Climate change will kill my generation, unless we step up now

Ireland has the necessary means to invest in cleaner energy and should be flying way beyond our self-set climate accord measures, yet we continually fail them, writes Owen Hanley.

On November 17 events all over the world took place at the bidding of Extinction Rebellion, a growing call for direct action against those individuals, organisations, and states who continue to be complicit in the destruction of our planet. In my little corner of the planet, on the edge of the Atlantic, nearly two hundred people gathered on the coast of Galway city, Ireland. We were asked to wear black to mourn the unpredicted loss of 60% of global wildlife since the 70’s as a direct consequence of human activity. And children donned wildlife masks in protest at local plans to build a new hospice in local woods that serve as a biodiversity sanctuary.

The vast majority of us are well aware of climate change, the science behind it and its impact. And yet there seems to be a massive cultural apathy to system change.

In Ireland the green movement has become mere lip service to the major parties while the simplest of policy changes, like an increase in carbon tax or increased investment in public transport and cycle lines, remain on the backburner. But to pin the blame solely on the political system wouldn’t be the full picture. According to a recent European Social Survey poll only 20% of Irish people find climate change “very” or “extremely” concerning, one of the lowest rates in Europe.

Common explanations for this have included the lack of a tangible sense of climate change given a flexible climate like Ireland. But if that is the excuse a modern, well-educated nation uses what hope does the rest of the world have? Ireland has the necessary means to invest in cleaner energy and should be flying way beyond our self-set climate accord measures, yet we continually fail them.

Human rights crisis

Climate change is often removed from local, community, or human-based consequences. It is presented as a passively occurring phenomenon, a footnote unless it directly encroaches on the western world i.e. the recent increase in amount and severity of hurricanes hitting the States.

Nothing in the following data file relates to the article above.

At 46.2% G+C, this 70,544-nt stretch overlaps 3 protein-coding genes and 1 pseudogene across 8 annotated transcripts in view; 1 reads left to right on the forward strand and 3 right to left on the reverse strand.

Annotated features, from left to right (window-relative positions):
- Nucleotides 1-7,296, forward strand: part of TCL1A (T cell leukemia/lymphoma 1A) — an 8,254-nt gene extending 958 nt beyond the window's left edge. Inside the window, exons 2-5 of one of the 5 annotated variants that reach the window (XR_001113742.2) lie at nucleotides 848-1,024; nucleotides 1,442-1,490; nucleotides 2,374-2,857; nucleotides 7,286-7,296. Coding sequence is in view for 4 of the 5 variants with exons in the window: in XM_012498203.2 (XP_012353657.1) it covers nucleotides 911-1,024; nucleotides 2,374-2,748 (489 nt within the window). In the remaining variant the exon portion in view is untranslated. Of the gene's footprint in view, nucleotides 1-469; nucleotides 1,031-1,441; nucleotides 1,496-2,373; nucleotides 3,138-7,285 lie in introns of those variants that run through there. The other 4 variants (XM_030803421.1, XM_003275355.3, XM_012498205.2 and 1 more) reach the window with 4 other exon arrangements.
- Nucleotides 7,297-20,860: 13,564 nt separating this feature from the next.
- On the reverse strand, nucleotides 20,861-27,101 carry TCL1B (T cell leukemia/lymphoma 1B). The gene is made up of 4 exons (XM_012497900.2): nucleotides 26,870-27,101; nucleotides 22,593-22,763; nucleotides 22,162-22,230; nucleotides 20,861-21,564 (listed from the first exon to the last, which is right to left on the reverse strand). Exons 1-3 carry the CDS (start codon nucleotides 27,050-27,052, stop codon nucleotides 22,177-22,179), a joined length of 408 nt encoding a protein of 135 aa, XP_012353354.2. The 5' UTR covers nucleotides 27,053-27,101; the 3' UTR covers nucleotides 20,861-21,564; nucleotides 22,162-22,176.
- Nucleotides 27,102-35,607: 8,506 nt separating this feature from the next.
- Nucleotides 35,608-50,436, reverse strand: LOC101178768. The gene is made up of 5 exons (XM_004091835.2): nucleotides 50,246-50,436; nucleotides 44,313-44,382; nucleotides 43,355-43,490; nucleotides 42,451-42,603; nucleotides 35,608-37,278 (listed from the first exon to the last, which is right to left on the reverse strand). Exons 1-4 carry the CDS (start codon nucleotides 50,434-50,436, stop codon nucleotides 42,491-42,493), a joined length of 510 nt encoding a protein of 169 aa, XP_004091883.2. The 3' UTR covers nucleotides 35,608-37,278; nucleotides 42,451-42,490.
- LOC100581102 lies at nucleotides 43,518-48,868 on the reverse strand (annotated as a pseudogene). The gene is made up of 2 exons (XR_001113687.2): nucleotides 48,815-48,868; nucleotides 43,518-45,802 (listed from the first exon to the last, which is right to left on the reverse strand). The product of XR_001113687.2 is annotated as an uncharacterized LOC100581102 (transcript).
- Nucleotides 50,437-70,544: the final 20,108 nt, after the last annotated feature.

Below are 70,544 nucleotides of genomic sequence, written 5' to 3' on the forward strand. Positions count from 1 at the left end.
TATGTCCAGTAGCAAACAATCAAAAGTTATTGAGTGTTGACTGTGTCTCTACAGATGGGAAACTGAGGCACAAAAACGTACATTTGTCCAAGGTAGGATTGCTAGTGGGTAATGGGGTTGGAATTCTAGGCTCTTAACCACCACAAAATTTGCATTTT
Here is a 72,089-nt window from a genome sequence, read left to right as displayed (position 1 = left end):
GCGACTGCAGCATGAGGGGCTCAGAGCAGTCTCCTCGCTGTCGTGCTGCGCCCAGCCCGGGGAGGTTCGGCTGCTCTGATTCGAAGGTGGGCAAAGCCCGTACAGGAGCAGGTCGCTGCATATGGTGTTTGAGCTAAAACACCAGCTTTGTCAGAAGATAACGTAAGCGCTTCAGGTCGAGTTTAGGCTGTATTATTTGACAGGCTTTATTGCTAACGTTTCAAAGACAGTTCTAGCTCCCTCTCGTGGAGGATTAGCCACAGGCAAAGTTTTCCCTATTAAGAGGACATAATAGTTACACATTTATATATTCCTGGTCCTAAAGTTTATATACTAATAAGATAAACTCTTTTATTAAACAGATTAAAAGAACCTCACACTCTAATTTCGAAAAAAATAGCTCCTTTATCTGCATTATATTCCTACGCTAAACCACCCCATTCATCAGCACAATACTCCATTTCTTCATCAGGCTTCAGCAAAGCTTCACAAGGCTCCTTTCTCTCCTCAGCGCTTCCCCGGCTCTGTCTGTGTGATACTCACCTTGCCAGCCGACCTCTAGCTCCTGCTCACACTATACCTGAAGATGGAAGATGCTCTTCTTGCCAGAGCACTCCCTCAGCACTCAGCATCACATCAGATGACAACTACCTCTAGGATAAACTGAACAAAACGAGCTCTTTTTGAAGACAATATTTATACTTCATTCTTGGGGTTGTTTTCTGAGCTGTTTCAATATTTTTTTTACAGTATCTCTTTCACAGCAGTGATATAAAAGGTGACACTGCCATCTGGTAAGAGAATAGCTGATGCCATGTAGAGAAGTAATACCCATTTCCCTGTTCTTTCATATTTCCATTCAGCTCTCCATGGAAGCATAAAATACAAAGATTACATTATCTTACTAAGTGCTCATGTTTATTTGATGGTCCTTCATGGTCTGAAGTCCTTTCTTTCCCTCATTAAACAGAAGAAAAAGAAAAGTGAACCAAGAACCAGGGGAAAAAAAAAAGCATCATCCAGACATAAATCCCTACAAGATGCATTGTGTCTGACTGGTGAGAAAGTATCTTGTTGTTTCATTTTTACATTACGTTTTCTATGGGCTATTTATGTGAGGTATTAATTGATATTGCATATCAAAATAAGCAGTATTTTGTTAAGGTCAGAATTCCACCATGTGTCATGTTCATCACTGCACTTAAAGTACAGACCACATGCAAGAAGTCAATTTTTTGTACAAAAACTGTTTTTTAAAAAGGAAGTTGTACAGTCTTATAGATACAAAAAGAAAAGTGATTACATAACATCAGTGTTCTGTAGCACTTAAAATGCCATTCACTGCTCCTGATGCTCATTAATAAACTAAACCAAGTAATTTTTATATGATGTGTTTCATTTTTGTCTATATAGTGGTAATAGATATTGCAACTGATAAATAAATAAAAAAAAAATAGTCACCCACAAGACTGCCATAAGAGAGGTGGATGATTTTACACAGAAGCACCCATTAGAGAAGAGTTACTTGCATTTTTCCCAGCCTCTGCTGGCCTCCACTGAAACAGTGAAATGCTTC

Those interested in climate justice must not only win the scientific debate but the persuasive one. Brexit demonstrated the power of nativism and fearmongering around migration: what if a similar debate occurred that this time was rooted in fact and compassion?

Changes in climate if undeterred could see the entirety of North Africa become uninhabitable, hundreds of thousands would be starved and dehydrated, farm lands untillable and communities torn apart. We would see the greatest dispersal and migration in the history of humankind, with millions fleeing for their family’s survival. Simply put, no western state has the logistics to handle such a crisis. The first failure of the left would be to allow this to occur at all, the second would be to allow such an ecological and inhumane disaster to be co-opted by demagogues and populists.

These events that are already happening to an island nation off the coast of Papua New Guinea, such as the Soloman Islands, which is being washed away while neighbouring states struggle to respond compassionately to such a crisis even on a small scale. No doubt this narrative will lead to nativist rhetoric if the green movement and the left at large are unable to learn from mistakes of the past and get ahead of this with a human rights perspective. It requires a bravery and unity that progressives have not been able to demonstrate for some time, and a new generation to meet these challenges.